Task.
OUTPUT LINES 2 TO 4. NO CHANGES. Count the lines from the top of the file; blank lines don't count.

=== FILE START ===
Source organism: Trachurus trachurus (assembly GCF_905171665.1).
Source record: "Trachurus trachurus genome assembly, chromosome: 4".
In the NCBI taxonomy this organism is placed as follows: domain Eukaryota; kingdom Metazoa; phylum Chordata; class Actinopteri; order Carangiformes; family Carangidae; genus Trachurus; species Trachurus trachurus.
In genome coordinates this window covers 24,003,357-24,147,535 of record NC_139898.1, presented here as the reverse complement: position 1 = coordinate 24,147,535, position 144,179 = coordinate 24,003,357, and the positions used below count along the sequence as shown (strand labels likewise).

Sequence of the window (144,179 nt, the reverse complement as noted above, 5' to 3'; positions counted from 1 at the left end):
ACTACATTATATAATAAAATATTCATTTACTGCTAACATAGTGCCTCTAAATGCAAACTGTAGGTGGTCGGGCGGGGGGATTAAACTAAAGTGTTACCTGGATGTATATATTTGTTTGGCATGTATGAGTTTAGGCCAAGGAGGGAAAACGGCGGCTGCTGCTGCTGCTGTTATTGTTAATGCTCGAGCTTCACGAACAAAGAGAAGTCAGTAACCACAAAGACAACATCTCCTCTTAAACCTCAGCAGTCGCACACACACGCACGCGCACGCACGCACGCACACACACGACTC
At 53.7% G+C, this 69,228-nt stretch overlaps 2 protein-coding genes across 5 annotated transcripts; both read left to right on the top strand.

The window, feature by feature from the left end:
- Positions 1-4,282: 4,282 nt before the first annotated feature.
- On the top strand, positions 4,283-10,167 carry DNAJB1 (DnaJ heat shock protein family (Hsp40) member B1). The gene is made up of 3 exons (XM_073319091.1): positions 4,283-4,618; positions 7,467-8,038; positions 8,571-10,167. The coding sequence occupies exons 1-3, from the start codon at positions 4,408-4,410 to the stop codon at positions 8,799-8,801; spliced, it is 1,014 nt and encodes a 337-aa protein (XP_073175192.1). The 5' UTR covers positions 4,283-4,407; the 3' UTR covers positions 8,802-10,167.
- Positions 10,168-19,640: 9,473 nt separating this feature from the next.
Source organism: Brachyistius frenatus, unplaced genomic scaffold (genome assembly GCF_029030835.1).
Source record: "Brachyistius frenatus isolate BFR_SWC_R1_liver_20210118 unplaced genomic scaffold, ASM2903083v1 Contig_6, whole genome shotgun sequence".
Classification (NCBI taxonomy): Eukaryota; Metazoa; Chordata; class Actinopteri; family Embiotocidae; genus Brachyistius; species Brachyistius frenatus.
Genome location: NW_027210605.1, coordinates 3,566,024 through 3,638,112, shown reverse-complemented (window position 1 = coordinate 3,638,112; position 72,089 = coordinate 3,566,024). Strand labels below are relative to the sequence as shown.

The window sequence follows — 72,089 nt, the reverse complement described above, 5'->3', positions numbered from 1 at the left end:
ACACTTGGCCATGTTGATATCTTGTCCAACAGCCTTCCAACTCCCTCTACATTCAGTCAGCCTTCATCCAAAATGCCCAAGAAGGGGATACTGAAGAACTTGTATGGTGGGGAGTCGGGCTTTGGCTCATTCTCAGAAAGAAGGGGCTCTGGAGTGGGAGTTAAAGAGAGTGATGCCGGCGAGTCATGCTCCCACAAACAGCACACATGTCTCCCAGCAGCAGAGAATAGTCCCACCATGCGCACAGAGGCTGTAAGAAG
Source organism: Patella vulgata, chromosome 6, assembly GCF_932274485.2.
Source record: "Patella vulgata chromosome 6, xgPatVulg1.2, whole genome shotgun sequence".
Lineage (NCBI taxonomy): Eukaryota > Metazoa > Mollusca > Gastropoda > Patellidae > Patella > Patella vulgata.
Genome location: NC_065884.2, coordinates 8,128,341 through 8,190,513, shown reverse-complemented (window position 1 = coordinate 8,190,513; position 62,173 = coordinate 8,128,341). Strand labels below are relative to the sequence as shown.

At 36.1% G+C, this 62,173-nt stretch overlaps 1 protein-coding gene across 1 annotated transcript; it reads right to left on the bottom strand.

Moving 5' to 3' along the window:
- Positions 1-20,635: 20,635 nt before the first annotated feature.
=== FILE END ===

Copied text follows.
Source record: "Trachurus trachurus genome assembly, chromosome: 4".
In the NCBI taxonomy this organism is placed as follows: domain Eukaryota; kingdom Metazoa; phylum Chordata; class Actinopteri; order Carangiformes; family Carangidae; genus Trachurus; species Trachurus trachurus.
In genome coordinates this window covers 24,003,357-24,147,535 of record NC_139898.1, presented here as the reverse complement: position 1 = coordinate 24,147,535, position 144,179 = coordinate 24,003,357, and the positions used below count along the sequence as shown (strand labels likewise).